Congenital Heart Defect Awareness Month sheds light on the most common birth defect


IMAGE / Courtesy of Mrs. Holly Johnson

Junior Anya Christensen has two types of congenital heart defects.

Congenital heart defects are the most common birth defect, topping both Spina Bifida and Down Syndrome, yet many do not know of them.

February is Congenital Heart Defect Awareness Month, spreading awareness for the millions of people suffering from the conditions.

Congenital heart defects are found at birth. There are currently over 35 defects that are categorized as congenital. Many times, the defects are small and can be fixed with surgery.

Newborns with these defects may experience trouble breathing, feeding difficulties, low birth weight, chest pain, delayed growth, and bluish lips, skin, fingers, and toes.

Adults may experience abnormal heart rhythms, shortness of breath, fatigue, swelling of body tissue or organs, and/or a bluish tint to the lips, skin, or fingernails.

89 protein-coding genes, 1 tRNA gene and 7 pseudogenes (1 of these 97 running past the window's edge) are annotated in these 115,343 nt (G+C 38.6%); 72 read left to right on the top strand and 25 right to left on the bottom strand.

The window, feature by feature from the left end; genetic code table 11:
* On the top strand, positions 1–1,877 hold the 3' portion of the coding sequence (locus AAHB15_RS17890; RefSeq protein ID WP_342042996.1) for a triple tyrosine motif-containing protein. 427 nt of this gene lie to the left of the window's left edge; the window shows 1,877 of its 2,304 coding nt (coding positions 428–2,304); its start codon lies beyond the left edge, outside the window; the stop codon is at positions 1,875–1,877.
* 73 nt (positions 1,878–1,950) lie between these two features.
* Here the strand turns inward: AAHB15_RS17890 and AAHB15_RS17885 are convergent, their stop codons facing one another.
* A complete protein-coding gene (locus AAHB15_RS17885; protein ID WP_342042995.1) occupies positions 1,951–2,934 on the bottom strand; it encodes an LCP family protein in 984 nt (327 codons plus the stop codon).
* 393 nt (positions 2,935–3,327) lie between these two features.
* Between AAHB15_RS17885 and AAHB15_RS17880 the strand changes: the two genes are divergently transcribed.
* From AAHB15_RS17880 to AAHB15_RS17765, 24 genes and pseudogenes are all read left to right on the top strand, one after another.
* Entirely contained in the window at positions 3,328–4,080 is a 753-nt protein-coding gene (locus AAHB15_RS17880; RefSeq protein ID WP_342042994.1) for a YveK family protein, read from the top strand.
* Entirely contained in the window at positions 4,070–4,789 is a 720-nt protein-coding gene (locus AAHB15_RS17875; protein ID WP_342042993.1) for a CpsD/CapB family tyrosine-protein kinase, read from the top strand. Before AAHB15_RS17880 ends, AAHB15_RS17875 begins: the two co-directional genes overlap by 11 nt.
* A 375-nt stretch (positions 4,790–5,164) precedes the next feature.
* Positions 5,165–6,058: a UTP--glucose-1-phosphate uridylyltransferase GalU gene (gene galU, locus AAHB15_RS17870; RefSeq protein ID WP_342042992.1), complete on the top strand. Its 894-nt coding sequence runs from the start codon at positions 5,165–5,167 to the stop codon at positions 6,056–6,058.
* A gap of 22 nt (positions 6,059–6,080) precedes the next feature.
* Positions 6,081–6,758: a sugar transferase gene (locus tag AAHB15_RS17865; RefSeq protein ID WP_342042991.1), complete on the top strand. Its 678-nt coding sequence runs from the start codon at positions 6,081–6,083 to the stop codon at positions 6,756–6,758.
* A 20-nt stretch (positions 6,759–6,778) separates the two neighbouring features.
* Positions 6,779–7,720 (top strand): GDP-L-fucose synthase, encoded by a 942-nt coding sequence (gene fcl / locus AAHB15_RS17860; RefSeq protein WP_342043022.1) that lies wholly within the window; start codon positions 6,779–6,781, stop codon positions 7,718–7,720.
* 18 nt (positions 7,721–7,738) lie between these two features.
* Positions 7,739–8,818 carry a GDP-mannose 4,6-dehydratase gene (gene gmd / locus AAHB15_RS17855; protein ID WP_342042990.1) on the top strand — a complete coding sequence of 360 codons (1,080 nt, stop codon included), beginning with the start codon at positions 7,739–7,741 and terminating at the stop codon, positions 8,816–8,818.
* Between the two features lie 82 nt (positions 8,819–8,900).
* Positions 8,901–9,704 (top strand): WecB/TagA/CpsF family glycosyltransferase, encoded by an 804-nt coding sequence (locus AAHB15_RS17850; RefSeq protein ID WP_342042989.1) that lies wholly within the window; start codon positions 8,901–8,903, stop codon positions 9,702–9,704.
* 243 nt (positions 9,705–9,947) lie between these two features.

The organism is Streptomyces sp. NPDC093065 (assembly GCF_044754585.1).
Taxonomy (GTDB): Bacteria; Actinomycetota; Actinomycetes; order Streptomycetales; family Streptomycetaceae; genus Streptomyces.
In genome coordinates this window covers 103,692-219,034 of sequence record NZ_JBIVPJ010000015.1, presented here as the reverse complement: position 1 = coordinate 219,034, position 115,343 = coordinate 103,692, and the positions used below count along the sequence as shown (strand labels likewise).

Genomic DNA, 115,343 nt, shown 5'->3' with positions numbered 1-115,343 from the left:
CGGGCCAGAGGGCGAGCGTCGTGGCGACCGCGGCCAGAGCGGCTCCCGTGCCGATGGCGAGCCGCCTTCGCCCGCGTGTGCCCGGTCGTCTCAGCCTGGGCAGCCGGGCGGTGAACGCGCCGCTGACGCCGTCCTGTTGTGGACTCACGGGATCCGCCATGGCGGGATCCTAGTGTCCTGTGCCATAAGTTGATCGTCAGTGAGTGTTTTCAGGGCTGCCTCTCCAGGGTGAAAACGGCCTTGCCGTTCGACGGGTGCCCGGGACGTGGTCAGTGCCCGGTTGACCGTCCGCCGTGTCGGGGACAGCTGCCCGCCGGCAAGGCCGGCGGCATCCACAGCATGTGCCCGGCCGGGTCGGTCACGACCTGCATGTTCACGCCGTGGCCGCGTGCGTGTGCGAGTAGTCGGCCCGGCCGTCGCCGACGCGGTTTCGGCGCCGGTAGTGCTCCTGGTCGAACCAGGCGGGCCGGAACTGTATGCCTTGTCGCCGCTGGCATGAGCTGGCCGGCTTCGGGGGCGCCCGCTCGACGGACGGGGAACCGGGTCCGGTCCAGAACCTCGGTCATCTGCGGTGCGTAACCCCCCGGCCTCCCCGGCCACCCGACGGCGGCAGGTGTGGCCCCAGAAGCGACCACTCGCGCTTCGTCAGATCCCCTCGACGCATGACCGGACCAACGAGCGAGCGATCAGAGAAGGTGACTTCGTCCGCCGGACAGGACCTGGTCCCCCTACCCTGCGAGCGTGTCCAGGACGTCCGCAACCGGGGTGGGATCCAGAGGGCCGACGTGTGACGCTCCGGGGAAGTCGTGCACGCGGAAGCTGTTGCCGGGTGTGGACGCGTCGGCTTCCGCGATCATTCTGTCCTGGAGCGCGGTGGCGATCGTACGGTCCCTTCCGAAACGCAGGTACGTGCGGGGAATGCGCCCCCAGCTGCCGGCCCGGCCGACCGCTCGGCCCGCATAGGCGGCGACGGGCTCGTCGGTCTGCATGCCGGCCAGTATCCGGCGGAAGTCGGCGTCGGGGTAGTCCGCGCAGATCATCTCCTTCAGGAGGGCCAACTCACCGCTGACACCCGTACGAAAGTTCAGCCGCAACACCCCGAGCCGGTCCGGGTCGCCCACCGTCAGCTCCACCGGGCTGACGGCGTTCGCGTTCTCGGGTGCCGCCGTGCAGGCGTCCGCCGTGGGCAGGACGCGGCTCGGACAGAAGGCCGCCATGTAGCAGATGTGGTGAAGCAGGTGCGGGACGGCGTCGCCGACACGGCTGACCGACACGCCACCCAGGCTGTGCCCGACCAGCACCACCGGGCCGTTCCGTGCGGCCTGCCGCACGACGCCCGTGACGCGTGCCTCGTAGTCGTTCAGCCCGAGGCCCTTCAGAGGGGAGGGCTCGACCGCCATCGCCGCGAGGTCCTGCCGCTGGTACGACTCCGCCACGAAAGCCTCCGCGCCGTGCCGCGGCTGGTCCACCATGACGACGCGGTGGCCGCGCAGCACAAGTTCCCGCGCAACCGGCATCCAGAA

There are seven types of critical defects, including hypoplastic left heart syndrome; pulmonary atresia; Tetralogy of Fallot; Total anomalous pulmonary venous return; transpositions of the great arteries; tricuspid atresia; and truncus arteriosis.

IMAGE / Wikimedia Commons
Junior Anya Christensen was diagnosed with Hypoplstic left heart syndrome at birth.

Junior Anya Christensen was diagnosed with two of the critical defects: hypoplastic left heart syndrome and transpositions of the great arteries.

Christensen would like people to know about the defects so that they can be better understood.

“I want people to understand how it can affect other peoples lives,” Christensen said. “It has changed a lot in my life, but it has also made me the person I am.”